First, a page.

History lecturer explores hidden history of home front in public lecture

18 May 2015

Professor Paul Elliott will deliver a public lecture entitled 'British Public Parks and the First World War: Recovering a Hidden History of the Home Front' on Wednesday May 27.

The lecture will take place at 7pm at the Derby QUAD.

Paul Elliott is a Professor of Modern History in the College of Law, Humanities and Social Sciences at the University of Derby. He has worked extensively on the history of public parks and green spaces, including the Derby Arboretum and Elvaston Castle. He is the author of The Derby Philosophers: Science and Culture in British Urban Society 1700-1850.

Paul will speak about how public reaction to the conflict changed during the war. His lecture will look at less well-known aspects of the history of the First World War, including how public parks were used in support of the war effort and as places of resistance after the Defence of the Realm Act was passed in August 1914.

Derby QUAD

Paul said: "Whilst the impact of the Second World War upon the home front is comparatively well-known, some aspects of the impact of the First World War have received less attention. My talk will look at everything from the recruitment of troops and military exercises in parks to the role of parks in maintaining public morale and memorialising this cataclysmic conflict."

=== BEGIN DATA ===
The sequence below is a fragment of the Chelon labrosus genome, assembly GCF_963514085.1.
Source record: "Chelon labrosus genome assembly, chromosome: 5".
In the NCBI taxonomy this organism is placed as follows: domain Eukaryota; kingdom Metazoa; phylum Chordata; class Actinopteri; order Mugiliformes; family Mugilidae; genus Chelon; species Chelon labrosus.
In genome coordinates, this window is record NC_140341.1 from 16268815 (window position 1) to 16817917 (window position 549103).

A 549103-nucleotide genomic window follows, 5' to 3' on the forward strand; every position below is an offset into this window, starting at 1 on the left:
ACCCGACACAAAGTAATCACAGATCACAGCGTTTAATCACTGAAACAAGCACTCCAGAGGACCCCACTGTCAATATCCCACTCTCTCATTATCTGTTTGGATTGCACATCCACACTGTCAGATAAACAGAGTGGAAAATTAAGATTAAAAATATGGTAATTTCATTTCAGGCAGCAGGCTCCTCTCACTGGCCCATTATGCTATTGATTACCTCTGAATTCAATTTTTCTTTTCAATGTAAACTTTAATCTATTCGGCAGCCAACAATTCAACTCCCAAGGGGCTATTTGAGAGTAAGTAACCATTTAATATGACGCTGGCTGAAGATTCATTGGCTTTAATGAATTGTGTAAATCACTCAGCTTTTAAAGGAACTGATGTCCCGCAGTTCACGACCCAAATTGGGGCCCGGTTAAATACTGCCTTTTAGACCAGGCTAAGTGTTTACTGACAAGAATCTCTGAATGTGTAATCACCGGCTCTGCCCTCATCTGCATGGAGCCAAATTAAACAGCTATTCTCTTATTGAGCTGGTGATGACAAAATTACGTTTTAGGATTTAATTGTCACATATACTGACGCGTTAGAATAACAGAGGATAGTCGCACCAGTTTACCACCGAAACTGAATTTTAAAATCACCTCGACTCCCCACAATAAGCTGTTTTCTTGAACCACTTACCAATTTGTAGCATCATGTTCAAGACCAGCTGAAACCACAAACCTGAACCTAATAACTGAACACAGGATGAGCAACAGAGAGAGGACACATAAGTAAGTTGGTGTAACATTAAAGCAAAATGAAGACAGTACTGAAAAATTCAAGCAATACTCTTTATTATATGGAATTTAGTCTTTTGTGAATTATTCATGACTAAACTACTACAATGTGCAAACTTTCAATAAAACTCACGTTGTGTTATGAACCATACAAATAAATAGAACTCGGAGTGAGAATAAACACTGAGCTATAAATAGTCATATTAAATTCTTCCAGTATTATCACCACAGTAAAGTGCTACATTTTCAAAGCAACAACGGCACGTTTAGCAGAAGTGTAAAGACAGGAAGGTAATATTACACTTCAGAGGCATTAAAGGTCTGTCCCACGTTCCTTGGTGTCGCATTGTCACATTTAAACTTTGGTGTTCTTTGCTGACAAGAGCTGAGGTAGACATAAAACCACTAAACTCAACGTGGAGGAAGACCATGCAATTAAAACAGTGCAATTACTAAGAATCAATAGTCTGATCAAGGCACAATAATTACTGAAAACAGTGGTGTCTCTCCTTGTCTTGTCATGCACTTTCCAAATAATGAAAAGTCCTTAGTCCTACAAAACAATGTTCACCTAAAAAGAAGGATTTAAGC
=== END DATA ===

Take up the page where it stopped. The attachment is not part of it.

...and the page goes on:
The lecture has been organised by the Centre for Hidden Histories of the First World War as part of an ongoing partnership. Based at the University of Nottingham, the Centre is one of five research centres funded by the Arts and Humanities Research Council to engage with and support communities researching the War and its aftermath. The University of Derby is a partner in the Centre.

Michael Noble, Community Liaison Officer for the Centre, added: “The Centre is interested in events that fall outside of the traditional image of the Western Front including the impact that the war had on life on the home front. Many places, such as parks, were affected by the conflict.

“Professor Elliott’s research is helping to uncover much of this formerly hidden history and we wish him all the best with his lecture.”